It allows groceries to lower the food waste and have a broader variety of products on shelves for customers.

Shelf Engine initially went to market with a product that it was hoping to sell to groceries, but found more traction by becoming a marketplace and perfecting its models on how much of a particular item needs to go on store shelves.

The next item on the agenda for Bede and Kalb is to get insights into secondary sources like imperfect produce resellers or other grocery stores that work as an outlet.

The business model is already showing results at around 400 stores in the Northwest, according to Kalb and it now has another $12 million in financing to go to market.

The funds came from Garry Tan’s Initialized and GGV (and GGV managing director Hans Tung has a seat on the company’s board). Other investors in the company include Foundation Capital, Bain Capital, 1984 and Correlation Ventures .

Kalb said the money from the round will be used to scale up the engineering team and its sales and acquisition process.

The investment in Shelf Engine is part of a wave of new technology applications coming to the grocery store, as Sunny Dhillon, a partner at Signia Ventures, wrote in a piece for TechCrunch’s Extra Crunch.

“Grocery margins will always be razor thin, and the difference between a profitable and unprofitable grocer is often just cents on the dollar,” Dhillon wrote. “Thus, as the adoption of e-grocery becomes more commonplace, retailers must not only optimize their fulfillment operations (e.g, MFCs), but also the logistics of delivery to a customer’s doorstep to ensure speed and quality (e.g., darkstores).”

Beyond Dhillon’s version of a delivery only grocery network with mobile fulfillment centers and dark stores, there’s a lot of room for chains with existing real estate and bespoke shopping options to increase their margins on perishable goods as well.

 

Kibbo wants to remake the trailer park so #vanlife can be a life and not a lifestyle

Colin O’Donnell was already rethinking the notion of what makes cities and communities function even before the COVID-19 epidemic swept through the U.S. and revealed some of the cracks in centuries-old structures of urban life.

O’Donnell was part of the early wave of urban tech innovation, which began to rise about six years ago. He co-founded Intersection, a company manufacturing digital kiosks for public transportation services, which was eventually rolled up in one of the first big acquisitions from the Alphabet-owned subsidiary Sidewalk Labs .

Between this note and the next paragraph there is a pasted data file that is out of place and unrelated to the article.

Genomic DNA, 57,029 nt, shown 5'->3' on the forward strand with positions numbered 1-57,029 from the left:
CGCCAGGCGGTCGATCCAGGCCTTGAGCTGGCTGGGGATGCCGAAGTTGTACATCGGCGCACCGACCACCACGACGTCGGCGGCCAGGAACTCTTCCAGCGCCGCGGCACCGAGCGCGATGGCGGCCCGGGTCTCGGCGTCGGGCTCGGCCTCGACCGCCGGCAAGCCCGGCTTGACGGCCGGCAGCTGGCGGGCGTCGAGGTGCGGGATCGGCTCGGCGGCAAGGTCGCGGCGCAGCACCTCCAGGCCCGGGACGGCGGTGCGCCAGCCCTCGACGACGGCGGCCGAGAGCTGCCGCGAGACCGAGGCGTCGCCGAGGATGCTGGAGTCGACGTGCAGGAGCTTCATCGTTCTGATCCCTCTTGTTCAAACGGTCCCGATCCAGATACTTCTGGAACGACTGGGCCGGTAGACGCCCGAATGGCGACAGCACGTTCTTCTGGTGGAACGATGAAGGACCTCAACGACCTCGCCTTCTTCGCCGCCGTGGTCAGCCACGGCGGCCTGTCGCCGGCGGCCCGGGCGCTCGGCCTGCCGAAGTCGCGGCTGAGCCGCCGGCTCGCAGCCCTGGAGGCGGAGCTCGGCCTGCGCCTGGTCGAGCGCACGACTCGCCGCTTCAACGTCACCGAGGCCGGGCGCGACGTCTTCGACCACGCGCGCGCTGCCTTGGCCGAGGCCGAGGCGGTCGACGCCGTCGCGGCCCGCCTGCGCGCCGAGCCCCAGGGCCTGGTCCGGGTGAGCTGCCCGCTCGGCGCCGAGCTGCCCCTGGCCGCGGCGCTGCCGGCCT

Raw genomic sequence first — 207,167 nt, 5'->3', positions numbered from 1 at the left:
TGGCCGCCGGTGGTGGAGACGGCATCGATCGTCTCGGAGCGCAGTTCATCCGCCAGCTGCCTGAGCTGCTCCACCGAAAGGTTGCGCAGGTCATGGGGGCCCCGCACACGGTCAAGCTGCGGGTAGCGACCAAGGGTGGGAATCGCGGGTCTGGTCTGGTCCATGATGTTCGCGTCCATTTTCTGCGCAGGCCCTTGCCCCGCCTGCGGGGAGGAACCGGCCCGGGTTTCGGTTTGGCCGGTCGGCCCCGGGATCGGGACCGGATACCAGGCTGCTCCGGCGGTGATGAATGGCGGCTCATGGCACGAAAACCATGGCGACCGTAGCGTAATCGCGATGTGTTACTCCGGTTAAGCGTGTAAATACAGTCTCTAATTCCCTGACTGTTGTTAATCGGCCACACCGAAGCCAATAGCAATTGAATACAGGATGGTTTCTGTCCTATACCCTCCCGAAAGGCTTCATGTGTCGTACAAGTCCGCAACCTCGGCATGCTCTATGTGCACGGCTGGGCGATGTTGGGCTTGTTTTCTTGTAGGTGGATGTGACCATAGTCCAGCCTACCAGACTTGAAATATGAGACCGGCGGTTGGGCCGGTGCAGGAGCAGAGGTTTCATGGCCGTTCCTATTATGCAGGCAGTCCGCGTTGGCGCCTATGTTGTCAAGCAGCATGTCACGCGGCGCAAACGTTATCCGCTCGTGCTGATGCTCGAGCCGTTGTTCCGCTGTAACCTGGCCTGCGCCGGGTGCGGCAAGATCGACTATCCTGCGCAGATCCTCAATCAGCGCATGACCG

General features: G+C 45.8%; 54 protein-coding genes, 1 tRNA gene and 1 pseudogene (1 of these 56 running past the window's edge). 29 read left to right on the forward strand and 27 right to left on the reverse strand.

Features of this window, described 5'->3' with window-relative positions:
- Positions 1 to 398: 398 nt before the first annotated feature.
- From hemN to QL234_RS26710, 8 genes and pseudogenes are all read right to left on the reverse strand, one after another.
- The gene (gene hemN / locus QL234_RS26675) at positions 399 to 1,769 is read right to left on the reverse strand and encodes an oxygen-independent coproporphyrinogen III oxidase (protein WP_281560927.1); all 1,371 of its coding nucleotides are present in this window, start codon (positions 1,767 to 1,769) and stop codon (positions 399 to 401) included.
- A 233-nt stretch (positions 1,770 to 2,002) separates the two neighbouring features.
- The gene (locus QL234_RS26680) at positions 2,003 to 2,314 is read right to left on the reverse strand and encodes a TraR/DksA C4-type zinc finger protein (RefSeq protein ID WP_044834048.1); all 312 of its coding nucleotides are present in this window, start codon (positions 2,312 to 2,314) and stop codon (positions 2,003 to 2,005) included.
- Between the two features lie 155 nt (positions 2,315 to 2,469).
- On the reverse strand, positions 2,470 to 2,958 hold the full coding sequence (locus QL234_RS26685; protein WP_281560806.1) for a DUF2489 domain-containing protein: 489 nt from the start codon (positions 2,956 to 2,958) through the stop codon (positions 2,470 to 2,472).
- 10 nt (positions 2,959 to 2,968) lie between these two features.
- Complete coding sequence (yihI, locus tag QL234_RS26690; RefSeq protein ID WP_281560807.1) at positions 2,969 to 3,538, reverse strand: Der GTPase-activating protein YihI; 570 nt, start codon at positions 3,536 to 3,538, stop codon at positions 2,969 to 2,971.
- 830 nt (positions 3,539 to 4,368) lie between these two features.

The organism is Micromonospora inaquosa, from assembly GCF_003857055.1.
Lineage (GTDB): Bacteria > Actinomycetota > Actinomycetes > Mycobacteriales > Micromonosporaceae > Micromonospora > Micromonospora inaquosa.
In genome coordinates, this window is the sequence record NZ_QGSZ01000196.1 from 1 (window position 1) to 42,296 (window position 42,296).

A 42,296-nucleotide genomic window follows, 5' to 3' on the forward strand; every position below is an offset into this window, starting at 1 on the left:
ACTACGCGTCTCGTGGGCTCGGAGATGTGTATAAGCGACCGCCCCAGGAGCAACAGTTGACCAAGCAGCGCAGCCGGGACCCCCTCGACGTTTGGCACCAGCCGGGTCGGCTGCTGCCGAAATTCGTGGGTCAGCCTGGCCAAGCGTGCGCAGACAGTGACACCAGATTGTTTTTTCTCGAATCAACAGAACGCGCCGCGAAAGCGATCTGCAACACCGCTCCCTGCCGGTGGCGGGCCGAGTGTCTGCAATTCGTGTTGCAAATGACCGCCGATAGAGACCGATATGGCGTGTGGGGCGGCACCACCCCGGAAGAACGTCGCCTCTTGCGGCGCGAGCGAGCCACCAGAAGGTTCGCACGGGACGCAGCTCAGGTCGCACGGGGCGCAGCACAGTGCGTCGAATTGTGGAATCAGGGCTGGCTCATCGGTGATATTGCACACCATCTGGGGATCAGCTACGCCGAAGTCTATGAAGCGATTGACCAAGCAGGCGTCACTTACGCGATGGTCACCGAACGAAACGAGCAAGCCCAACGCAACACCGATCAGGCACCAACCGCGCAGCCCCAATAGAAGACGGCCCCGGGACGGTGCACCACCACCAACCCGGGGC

While the initial optimism for — and interest in — technology’s ability to reshape the built environment has stumbled thanks to both Sidewalk’s data collection overreach in its initial Toronto project and the financial stresses that the COVID-19 epidemic has placed on cities across the country, experiments with how to integrate technology into society more intelligently continue on the margins. And investments in real estate technology continue to rise.

O’Donnell’s new company, Kibbo, takes advantage of both trends. The San Francisco-based startup aims to upgrade the American trailer park, making it a network of intentional communities for the remote-working, previously urban professionals (PUPs?).

To ensure that these remote working puppies (I’m going with it) can navigate the American roadways in the manner to which they’re accustomed, Kibbo pitches exclusive RV parks outfitted with amenities like kitchen supplies and basic staples like coffee and snacks, a gym and recreational facilities for congregating. The company is now taking applications for membership and will be charging $1,000 per month to access its locations of sites near major national parks across the West Coast.

For members who don’t have their own vehicles, Kibbo offers access to top-of-the-line Mercedes Sprinters outfitted with the latest in #vanlife amenities. The vans cost roughly $1,000 per month to rent.

Beginning in the fall, members who get past Kibbo’s virtual velvet rope and gain access to the company’s communities will be able to visit spots in Ojai, Zion, Black Rock Desert and Big Sur. Those locations will be complemented by spots in urban cores in Los Angeles, San Francisco and somewhere in Silicon Valley, according to a statement from O’Donnell.

“With the pressure of months of quarantine fueling the desire for people to get out of their expensive apartments in the city to explore nature and connect with people, we now have the demand and opportunity to rethink how we live, work, have fun, and find meaning,” he said. “We get to rethink the urban experience and define what we want cities of the future to really look like.”

With Kibbo’s launch, would-be puppies (still going with it) attracted to its vision of a network of community spaces shared by professionals whose companies have embraced remote work, can now pay $100 to apply to be part of the network.

Image Credit: Kibbo

The company is tapping in to a part of the American zeitgeist that’s nearly as old as the country itself. From its inception, people came (and colonized) the country in an effort to create communities that would reflect their values and beliefs and afford them an opportunity to flourish (at the expense of others).